Antiquities minister gives go-ahead for restoration of Nubian temples
Antiquities Minister Mamdouh el-Damaty - YOUM7 (Archive)

CAIRO: Antiquities Minister Mamdouh el-Damaty said Wednesday the ministry will launch a comprehensive plan to restore Nubian temples located on the two banks of Lake Nasser south of Aswan.

Damaty’s announcement came after his meeting with prominent Nubian figures at the Antiquities Ministry headquarters Wednesday.

“The move complies with the ministry’s strategy to restore, develop and open new archaeological sites for the public in order to attract more tourists and promote Egypt’s tourism sector,” Damaty said on the Antiquities Ministry’s Facebook page.

During the meeting, Damaty said Nubian heritage “can’t be overlooked” and asserted the significance of the Nubians and their contributions to Egyptian civilization. Nubia is a region along the Nile River located in northern Sudan and southern Egypt, and despite Damaty’s words, the central government’s treatment of the Nubians has at times been less than praiseful.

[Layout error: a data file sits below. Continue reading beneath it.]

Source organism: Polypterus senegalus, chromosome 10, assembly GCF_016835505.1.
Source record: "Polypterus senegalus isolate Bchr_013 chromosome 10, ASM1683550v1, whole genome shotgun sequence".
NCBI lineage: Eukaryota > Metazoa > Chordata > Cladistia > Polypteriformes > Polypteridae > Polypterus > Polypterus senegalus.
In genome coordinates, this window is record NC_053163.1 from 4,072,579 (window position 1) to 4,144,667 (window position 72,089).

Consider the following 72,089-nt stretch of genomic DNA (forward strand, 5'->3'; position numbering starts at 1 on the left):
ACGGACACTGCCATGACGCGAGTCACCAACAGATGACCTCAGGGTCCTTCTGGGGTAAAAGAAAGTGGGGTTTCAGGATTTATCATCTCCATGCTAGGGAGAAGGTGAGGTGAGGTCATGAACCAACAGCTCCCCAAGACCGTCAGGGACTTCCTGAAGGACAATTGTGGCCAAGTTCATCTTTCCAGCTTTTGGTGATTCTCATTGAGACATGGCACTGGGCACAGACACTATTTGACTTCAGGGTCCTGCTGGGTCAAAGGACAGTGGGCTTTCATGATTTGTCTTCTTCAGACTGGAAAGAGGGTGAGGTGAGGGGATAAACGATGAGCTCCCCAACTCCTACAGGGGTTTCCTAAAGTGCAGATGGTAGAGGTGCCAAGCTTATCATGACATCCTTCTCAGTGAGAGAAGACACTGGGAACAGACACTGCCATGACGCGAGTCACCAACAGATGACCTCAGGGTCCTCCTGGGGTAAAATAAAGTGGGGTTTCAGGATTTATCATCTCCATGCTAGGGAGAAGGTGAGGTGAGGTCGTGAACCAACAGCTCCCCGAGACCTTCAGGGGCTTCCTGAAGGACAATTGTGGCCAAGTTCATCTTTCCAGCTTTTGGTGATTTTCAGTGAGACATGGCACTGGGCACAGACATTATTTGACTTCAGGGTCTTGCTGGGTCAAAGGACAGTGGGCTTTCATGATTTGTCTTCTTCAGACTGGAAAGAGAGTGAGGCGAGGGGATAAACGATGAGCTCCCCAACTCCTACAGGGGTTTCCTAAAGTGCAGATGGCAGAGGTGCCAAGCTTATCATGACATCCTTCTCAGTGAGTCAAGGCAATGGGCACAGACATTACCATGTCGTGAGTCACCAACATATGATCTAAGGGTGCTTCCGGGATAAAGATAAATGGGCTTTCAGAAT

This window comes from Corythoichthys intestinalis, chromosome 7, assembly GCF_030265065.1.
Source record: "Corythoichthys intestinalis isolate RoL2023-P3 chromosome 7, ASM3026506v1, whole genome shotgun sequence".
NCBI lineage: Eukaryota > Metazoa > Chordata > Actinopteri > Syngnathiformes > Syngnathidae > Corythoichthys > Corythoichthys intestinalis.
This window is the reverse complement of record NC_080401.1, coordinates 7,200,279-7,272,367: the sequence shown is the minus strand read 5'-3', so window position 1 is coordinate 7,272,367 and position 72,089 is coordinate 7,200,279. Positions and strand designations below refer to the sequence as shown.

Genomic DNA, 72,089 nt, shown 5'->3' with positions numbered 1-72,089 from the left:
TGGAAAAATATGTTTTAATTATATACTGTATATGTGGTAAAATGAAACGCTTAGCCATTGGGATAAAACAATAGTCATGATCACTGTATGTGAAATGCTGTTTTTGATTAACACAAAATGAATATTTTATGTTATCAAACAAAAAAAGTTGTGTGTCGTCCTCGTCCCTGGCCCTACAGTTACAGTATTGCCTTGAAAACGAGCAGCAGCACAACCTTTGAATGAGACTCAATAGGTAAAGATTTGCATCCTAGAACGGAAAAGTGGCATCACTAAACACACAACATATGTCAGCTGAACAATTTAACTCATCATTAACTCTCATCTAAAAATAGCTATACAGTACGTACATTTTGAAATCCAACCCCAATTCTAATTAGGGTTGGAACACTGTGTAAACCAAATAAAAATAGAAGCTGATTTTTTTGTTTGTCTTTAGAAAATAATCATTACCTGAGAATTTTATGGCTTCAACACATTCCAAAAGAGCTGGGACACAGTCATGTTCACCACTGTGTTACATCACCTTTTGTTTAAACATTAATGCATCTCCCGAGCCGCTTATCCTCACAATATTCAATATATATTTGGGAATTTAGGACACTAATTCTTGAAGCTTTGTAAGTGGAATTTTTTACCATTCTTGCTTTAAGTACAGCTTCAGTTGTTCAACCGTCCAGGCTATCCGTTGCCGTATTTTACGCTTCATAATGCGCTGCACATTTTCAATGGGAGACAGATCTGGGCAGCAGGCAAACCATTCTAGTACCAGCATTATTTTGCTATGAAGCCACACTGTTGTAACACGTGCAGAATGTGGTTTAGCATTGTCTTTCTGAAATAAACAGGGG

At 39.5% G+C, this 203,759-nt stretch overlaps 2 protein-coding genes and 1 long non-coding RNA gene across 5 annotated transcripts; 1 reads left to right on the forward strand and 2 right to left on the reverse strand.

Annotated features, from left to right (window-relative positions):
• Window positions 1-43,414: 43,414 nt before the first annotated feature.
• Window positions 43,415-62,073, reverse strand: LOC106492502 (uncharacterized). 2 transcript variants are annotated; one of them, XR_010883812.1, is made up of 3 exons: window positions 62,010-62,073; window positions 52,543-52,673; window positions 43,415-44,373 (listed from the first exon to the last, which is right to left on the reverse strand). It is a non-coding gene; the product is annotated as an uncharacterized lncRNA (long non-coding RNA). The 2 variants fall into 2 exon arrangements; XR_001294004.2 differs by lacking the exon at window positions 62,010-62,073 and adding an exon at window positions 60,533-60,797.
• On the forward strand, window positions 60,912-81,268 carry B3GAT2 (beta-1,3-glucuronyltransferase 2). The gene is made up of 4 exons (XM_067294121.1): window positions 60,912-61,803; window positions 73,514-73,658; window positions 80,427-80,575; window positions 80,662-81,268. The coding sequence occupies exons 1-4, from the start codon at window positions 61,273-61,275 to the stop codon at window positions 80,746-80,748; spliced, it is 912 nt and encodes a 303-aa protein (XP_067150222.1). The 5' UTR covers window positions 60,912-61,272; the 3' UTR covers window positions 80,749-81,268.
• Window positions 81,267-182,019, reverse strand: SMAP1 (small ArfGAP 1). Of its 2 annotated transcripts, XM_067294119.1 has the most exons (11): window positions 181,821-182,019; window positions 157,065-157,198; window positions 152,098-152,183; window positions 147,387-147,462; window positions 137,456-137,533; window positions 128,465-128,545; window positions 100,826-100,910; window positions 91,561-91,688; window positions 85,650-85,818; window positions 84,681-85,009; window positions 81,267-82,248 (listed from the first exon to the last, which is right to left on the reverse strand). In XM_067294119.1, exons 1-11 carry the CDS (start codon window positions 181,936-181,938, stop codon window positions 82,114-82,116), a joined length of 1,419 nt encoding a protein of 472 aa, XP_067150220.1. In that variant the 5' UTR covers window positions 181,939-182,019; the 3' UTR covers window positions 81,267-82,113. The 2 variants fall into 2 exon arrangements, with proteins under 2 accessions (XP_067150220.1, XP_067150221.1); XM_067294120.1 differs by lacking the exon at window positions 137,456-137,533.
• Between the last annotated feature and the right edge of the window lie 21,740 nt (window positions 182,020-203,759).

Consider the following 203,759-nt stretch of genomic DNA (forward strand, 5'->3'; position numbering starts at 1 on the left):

“Over 150,000 Nubians were re-housed further to the north of Aswan during the construction of the High Dam in the 1960s,” archaeologist Ahmed Saleh, general director of Saving the Nubian Monuments Fund, told The Cairo Post Thursday.

Over 14 temples and shrines had to be moved from their original locations in order not to be submerged during the construction of the High Dam, which created Lake Nasser—one of the biggest manmade water reservoirs in the world—located to the south of the dam and stretching for 500 kilometers, according to Saleh.

“Under the supervision of UNESCO, the temples, spanning several eras of ancient Egyptian history, were dismantled and reassembled over higher and safer spots from 1964-1970,” he said, before adding that UNESCO specialists saved the temples, but there has been no restoration done to the walls, the carvings and the ceilings of those temples since.

The core body of the temples was successfully saved, but during the past two decades, much collateral damage has occurred, especially to the colors on the walls, some of which are totally lost, said Saleh, who praised Damaty’s decision.

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